On the one hand, it might seem surprising for a longtime world-traveling jazz clarinetist and saxophonist to suddenly pick up a guitar and start writing folk songs.
On the other hand, for Janelle Haskell it also makes perfect sense.
On many an afternoon, as Janelle walked along Broadway from the Manhattan School of Music after jazz classes up to her apartment in Harlem, it wouldn't be the soulful sounds of John Coltrane playing in her headphones, but rather the soft strumming, sweet melodies, and soul-stirring stories of Joni Mitchell.
I am on a lonely road and I am traveling, looking for the key to set me free.
Almost as though called by the words from one of Joni's songs, after 10 years in the big and often lonely city, Janelle returned to her hometown of Ann Arbor, Michigan. She went there looking for many things: peace and quiet, wide open sky, and also something she couldn't quite put her finger on.
But years later when the pandemic hit and all of Michigan was put on lockdown, Janelle found just what she'd been looking for in the most unlikely of places: a dusty old guitar that had been hanging on her wall for years.
"It was the most unexpected thing," Janelle recalls. "One day I was sitting at my desk working and I looked over at this guitar on the wall. With what seemed like all the time in the world now suddenly at my fingertips, I walked over, picked it up, and started playing any chords I could remember. A few months later I wrote my first song, Michigan, about coming home."
In anticipation of Janelle's debut singer-songwriter album coming in late 2023 are six videos featured on her website. The album is a collection of songs about many things but that all come down to one: love. It is songs about sisterly love, romantic love gone by, self-love, and love for the things in our lives that matter to us most - all performed by a woman falling more in love with a new instrument in the guitar each day.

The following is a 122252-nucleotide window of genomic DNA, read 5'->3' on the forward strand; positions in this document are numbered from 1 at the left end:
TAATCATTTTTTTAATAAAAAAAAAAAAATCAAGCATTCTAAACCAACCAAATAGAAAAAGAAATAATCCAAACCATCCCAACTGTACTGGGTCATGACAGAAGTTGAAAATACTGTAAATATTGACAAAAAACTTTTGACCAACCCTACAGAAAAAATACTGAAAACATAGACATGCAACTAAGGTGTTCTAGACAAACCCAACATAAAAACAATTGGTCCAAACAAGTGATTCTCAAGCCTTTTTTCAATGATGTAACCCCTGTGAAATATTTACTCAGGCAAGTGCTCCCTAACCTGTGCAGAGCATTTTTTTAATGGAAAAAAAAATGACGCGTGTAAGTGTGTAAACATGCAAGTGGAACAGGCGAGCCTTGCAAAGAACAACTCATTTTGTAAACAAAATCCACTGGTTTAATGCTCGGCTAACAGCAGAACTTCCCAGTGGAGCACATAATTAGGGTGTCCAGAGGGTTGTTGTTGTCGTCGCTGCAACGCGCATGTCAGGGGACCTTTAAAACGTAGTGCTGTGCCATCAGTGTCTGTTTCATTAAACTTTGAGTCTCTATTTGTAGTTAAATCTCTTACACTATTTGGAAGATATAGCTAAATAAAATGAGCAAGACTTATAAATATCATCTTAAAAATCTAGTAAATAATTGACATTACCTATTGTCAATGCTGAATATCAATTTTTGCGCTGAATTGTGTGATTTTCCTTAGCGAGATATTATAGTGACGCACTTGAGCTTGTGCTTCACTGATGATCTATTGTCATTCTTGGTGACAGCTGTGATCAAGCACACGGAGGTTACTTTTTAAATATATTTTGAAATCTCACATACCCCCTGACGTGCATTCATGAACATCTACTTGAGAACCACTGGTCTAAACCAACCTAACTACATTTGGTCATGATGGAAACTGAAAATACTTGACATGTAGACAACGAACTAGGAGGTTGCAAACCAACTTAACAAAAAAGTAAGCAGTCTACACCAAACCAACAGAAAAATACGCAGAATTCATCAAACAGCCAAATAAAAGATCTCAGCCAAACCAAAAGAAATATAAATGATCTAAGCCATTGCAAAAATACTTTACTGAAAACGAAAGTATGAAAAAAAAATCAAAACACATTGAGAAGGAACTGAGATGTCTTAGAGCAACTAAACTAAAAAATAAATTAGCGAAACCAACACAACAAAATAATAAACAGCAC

After a decade in NYC touring the world as a jazz saxophonist and clarinetist with bandleaders such as Wynton Marsalis and Doc Severinsen, Janelle Haskell decided to make a complete switch to something she's always loved deeply: folk music. Gathering influence from the jazz-inspired harmonies of Joni Mitchell, the finger-picking workings of James Taylor, and other artists who've bridged that delicate gap between folk and jazz, Janelle's songs draw heavily upon her personal experiences in love and life, particularly navigating a path from the life of a busy city girl to one back at home in the Midwest with all the open space and sky she'd longed for during all those years away.
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